The Met Office’s National Severe Weather Warning Service (NSWWS) issued the first-ever Extreme Heat warning in the UK on 1 June – signalling both Amber and Red level of heat wave dangers.
The UK has been facing major extreme weather this summer: from a more predictable heatwave to unexpected weather such as floods, hail storms and thunderstorms. The UK hit record temperatures for the year on Tuesday, as a record of 32.2C was recorded at London Heathrow Airport.
On the other hand, NSWWS also issued warnings for “colder” weather as floods and thunderstorms are to be expected in East Anglia and the southeast. Moreover, the Environment Agency has issued 16 flood alerts in parts of London, Nottinghamshire and Derbyshire.
This comes just a few weeks after major European floods that hit regions of Germany, France and Belgium with Germany facing the highest mortality of around 125 people.
So has this year been an exception or is this a sign for humans to adopt a major U-turn before further exposure to global warming leads to an even greater level of destruction to our planet?
UK weather: contrasting extremes
On Sunday, heavy rain and thunderstorms caused major flooding in key areas of London. This led to many disruptions in transport and even medical operations. In response to the flooding, NHS Barts Trust reported:
‘We are working closely with our local partners to resolve the issues and maintain patient care and — while services remain available for people in an emergency — patients are asked to attend alternative hospitals where they can, to help us put solutions in place as quickly as possible.’
To make matters worse, police had to close a road in south-west London as three double-decker buses were stuck under a railway bridge.
The water-levels caused by the floods has led to 300-flooding related calls reported by the London fire brigade and the cancellation of the Standon Calling music festival, which took place in Hertfordshire with 15,000 participants:
‘If you can safely leave the site this evening please do so as soon as possible. We are working on getting everyone off site as safely and quickly as possible.’ tweeted Standon Calling.
However, prior to Sunday (18/07), the UK has reported contrasting weather extremes of major heat waves across the country. On Monday, Heathrow reached a temperature of 31.4C while Cardiff reached 30.9C. Northern Ireland also reported its hottest day ever on Saturday as Ballywatticock, County Down reached its mercury at 31.2C – breaking its previous record of 30.8C which was reported in 1983 and 1976.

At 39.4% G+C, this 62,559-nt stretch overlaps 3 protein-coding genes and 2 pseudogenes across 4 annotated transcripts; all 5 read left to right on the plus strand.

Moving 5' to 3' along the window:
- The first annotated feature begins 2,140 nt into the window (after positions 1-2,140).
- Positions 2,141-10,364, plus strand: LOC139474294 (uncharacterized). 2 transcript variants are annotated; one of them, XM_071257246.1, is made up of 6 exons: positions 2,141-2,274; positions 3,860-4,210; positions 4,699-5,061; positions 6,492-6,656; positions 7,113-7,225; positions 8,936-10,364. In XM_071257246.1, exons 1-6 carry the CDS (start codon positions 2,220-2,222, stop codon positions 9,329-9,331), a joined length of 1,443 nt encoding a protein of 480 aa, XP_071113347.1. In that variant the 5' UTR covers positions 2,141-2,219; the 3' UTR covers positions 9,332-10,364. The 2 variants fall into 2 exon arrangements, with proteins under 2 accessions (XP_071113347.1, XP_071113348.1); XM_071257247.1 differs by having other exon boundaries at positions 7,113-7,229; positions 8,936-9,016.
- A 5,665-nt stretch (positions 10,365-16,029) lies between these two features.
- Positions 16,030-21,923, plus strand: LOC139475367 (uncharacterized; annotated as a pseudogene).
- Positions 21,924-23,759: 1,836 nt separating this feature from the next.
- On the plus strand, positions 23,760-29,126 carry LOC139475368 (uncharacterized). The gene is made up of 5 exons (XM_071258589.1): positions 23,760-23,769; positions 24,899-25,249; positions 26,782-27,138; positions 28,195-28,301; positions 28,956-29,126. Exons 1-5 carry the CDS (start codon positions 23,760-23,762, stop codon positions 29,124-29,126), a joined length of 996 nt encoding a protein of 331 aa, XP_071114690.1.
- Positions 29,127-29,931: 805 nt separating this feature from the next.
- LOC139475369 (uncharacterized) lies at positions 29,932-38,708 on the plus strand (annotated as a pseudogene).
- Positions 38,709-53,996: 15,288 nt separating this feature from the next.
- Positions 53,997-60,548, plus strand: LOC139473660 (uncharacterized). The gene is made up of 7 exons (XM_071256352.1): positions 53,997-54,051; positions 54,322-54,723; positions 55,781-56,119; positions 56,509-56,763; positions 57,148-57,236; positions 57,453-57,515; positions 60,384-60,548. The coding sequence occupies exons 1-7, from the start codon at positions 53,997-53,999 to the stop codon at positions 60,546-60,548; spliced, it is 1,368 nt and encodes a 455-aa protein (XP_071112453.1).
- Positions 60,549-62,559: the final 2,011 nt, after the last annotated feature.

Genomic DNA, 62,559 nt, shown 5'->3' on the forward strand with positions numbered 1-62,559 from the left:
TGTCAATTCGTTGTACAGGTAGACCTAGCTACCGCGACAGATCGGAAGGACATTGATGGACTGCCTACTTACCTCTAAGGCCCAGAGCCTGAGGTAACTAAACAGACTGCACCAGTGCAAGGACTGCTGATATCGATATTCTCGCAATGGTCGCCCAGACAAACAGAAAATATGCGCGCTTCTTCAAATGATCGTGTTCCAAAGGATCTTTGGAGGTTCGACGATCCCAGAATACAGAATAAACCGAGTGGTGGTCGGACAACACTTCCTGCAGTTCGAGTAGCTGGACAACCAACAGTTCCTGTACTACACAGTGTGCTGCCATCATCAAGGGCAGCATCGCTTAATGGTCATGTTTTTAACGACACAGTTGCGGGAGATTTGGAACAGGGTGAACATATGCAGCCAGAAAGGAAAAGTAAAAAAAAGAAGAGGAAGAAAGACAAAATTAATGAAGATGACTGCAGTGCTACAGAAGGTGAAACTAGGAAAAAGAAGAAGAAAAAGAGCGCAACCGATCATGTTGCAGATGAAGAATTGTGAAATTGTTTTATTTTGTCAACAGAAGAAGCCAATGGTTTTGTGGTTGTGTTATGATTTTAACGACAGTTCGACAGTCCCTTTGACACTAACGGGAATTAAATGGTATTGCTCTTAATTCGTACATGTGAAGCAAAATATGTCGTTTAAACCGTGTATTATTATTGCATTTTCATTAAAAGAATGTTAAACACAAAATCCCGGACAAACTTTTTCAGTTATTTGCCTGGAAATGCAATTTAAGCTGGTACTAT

In response to this, the UK Met Police has newly introduced its weather warning system; with Yellow, Amber and Red signalling the severity of the weather.
Yellow signals that the weather is likely to cause some low level impacts including; some disruption to transport and health difficulties to the most vulnerable. Amber indicates that the weather will disrupt our day to day activities; this means there is a possibility of travel delays, road and rail closures, power cuts and the potential risk to life and property. Lastly, red warns that dangerous weather is expected and that it is very likely that there will be a risk to life, with substantial disruption to travel, energy supplies and possibly widespread damage to property and infrastructure.
Aside from its environmental impacts, the severity of the weather can be seen from its effects towards people’s health. Public Health England (PHE) has issued a Level 3 heat-health alert which will last until Friday – indicating that health risks associated with extreme heat could persist for the vulnerable until then.
The Welsh Ambulance Service recently reported an incident after extreme pressures of 2,000 999 calls per day for the last three days. In London, the fire brigade reported to have taken 300 flooding-related calls in just a few hours on Sunday.
‘More than 2,500 deaths were linked to heatwave conditions last summer, the highest number since the Heatwave Plan was introduced in 2004… We are now facing conditions that are similar to the period of hot weather that occurred in August 2020, resulting in more than 1700 deaths across England.’ warned Bob Ward, policy and communications director at the Grantham Research Institute on Climate Change and the Environment at LSE.